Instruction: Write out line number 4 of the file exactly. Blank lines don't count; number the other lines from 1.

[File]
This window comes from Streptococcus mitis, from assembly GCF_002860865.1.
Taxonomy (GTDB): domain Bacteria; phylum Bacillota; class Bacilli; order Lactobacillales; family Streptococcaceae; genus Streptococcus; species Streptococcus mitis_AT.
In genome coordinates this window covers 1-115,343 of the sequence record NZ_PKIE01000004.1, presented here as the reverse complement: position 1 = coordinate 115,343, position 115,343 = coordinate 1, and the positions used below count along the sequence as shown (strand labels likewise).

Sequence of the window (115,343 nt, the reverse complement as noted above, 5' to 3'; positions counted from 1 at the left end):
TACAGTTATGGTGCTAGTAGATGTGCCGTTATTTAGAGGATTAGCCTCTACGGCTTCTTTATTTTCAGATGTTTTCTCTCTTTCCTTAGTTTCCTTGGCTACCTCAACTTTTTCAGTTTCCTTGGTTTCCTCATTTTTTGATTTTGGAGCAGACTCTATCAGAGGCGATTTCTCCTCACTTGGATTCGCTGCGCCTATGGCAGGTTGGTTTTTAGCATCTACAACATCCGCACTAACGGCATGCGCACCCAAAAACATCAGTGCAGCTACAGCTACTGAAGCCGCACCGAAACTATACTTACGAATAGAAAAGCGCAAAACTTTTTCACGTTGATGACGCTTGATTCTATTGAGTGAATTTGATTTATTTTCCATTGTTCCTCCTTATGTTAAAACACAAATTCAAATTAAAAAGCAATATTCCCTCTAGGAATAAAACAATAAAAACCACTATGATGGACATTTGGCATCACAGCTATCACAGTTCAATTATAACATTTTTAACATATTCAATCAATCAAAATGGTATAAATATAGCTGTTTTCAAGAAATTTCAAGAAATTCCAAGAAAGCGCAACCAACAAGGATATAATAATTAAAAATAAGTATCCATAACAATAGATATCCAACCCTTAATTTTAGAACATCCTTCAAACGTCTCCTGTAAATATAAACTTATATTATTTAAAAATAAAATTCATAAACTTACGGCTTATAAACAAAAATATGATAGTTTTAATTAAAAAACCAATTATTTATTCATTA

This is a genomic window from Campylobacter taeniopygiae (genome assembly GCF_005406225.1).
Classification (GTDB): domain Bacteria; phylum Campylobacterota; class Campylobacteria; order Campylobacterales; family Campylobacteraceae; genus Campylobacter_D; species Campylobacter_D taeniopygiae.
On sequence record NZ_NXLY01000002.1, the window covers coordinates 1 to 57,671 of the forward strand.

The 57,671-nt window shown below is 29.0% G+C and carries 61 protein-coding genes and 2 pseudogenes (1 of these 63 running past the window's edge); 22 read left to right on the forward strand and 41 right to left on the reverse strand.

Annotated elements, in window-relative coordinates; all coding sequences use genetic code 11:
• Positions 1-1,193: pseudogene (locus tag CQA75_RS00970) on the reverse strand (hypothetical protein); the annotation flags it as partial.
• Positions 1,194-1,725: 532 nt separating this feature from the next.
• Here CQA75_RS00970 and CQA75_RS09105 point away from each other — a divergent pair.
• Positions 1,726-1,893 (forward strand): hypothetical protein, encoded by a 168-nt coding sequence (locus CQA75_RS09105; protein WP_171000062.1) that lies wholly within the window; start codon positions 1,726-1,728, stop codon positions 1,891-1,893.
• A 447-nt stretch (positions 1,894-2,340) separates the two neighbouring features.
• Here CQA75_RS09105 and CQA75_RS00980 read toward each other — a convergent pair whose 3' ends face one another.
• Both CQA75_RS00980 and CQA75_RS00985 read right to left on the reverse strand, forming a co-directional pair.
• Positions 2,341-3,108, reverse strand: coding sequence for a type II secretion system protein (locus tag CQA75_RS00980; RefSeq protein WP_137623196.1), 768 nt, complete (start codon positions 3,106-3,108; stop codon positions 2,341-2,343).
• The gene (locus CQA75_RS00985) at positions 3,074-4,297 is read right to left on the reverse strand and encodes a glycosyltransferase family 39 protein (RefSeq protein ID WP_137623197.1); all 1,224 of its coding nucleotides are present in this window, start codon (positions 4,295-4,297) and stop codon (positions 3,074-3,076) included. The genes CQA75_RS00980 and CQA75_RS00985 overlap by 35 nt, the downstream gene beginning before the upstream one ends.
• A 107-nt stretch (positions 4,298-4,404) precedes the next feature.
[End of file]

Sequence of the window (115,343 nt, the reverse complement as noted above, 5' to 3'; positions counted from 1 at the left end):